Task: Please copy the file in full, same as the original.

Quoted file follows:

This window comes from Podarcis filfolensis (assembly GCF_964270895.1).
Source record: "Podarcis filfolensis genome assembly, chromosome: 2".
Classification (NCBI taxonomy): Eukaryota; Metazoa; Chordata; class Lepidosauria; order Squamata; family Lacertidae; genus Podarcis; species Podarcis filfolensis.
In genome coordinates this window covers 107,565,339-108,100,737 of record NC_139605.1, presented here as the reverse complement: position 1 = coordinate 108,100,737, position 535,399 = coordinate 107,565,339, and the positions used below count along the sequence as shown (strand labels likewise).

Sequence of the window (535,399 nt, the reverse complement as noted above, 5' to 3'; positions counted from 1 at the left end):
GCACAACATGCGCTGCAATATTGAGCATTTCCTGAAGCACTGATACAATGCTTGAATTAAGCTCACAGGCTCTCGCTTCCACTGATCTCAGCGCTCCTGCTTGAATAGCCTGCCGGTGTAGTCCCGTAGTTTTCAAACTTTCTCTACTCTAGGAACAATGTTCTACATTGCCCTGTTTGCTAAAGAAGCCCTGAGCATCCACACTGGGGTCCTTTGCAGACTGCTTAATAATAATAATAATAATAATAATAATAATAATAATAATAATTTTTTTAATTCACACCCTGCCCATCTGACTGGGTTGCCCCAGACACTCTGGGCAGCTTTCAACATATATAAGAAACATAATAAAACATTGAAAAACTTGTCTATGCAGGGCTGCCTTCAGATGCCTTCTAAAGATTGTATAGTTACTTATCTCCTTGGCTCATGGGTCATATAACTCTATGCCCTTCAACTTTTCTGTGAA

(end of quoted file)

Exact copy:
This window comes from Podarcis filfolensis (assembly GCF_964270895.1).
Source record: "Podarcis filfolensis genome assembly, chromosome: 2".
Classification (NCBI taxonomy): Eukaryota; Metazoa; Chordata; class Lepidosauria; order Squamata; family Lacertidae; genus Podarcis; species Podarcis filfolensis.
In genome coordinates this window covers 107,565,339-108,100,737 of record NC_139605.1, presented here as the reverse complement: position 1 = coordinate 108,100,737, position 535,399 = coordinate 107,565,339, and the positions used below count along the sequence as shown (strand labels likewise).

Sequence of the window (535,399 nt, the reverse complement as noted above, 5' to 3'; positions counted from 1 at the left end):
GCACAACATGCGCTGCAATATTGAGCATTTCCTGAAGCACTGATACAATGCTTGAATTAAGCTCACAGGCTCTCGCTTCCACTGATCTCAGCGCTCCTGCTTGAATAGCCTGCCGGTGTAGTCCCGTAGTTTTCAAACTTTCTCTACTCTAGGAACAATGTTCTACATTGCCCTGTTTGCTAAAGAAGCCCTGAGCATCCACACTGGGGTCCTTTGCAGACTGCTTAATAATAATAATAATAATAATAATAATAATAATAATAATAATTTTTTTAATTCACACCCTGCCCATCTGACTGGGTTGCCCCAGACACTCTGGGCAGCTTTCAACATATATAAGAAACATAATAAAACATTGAAAAACTTGTCTATGCAGGGCTGCCTTCAGATGCCTTCTAAAGATTGTATAGTTACTTATCTCCTTGGCTCATGGGTCATATAACTCTATGCCCTTCAACTTTTCTGTGAA